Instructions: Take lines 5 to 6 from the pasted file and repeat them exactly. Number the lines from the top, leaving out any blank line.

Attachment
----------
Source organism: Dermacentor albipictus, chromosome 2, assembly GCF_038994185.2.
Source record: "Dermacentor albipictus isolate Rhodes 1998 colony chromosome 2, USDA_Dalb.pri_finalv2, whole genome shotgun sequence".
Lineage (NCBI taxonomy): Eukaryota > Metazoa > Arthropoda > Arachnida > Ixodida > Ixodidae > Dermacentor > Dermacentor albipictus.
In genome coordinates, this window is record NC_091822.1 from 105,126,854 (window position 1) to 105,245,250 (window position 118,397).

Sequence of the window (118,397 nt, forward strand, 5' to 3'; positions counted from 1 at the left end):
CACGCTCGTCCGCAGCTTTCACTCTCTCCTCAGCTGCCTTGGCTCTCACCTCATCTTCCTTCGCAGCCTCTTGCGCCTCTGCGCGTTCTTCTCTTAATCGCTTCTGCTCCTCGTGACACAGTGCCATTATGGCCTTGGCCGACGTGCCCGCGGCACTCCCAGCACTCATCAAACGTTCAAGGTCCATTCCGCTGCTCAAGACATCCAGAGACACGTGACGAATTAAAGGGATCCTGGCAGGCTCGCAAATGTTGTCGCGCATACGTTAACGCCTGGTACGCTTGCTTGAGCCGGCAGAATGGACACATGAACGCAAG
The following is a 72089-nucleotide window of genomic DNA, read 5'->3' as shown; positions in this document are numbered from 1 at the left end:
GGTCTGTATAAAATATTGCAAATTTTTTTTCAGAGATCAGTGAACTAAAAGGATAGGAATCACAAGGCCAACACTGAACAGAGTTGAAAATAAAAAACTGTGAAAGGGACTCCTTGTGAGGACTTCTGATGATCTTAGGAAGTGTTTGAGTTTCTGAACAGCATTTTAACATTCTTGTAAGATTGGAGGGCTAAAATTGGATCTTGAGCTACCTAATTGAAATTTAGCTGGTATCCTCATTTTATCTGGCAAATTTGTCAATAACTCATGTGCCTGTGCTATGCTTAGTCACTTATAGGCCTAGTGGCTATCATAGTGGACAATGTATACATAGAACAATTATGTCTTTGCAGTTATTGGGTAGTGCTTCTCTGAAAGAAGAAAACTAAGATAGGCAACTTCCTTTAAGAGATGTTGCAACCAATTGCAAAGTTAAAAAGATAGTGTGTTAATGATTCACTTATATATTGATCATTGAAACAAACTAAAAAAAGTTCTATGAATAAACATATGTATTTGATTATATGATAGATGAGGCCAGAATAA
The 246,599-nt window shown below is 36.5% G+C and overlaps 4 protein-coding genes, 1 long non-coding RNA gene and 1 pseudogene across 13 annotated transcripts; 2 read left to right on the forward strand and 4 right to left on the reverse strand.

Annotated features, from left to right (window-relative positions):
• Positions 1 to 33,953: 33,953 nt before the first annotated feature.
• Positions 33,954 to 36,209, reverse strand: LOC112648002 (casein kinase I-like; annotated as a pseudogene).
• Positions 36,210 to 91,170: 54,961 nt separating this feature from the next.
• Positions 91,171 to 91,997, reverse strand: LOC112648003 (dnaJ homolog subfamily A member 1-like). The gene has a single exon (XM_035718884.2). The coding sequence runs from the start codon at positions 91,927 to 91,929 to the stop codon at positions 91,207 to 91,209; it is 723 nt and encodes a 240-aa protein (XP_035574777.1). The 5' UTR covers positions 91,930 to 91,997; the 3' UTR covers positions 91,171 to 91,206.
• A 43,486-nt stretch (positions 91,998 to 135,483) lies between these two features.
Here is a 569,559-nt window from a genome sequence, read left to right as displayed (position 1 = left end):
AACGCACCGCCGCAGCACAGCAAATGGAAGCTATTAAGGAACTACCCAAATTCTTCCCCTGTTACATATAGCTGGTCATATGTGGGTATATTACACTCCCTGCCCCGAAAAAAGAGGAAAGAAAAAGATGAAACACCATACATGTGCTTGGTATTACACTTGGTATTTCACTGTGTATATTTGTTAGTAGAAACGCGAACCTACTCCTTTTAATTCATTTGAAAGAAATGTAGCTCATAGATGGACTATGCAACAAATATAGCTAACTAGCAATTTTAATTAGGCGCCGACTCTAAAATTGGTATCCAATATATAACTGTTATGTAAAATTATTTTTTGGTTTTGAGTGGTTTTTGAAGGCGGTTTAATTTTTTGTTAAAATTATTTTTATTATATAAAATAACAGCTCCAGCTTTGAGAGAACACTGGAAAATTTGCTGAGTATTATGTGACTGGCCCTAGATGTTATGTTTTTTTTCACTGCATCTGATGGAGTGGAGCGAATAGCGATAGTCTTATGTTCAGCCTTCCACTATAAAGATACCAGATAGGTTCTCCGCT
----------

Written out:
Sequence of the window (118,397 nt, forward strand, 5' to 3'; positions counted from 1 at the left end):
CACGCTCGTCCGCAGCTTTCACTCTCTCCTCAGCTGCCTTGGCTCTCACCTCATCTTCCTTCGCAGCCTCTTGCGCCTCTGCGCGTTCTTCTCTTAATCGCTTCTGCTCCTCGTGACACAGTGCCATTATGGCCTTGGCCGACGTGCCCGCGGCACTCCCAGCACTCATCAAACGTTCAAGGTCCATTCCGCTGCTCAAGACATCCAGAGACACGTGACGAATTAAAGGGATCCTGGCAGGCTCGCAAATGTTGTCGCGCATACGTTAACGCCTGGTACGCTTGCTTGAGCCGGCAGAATGGACACATGAACGCAAG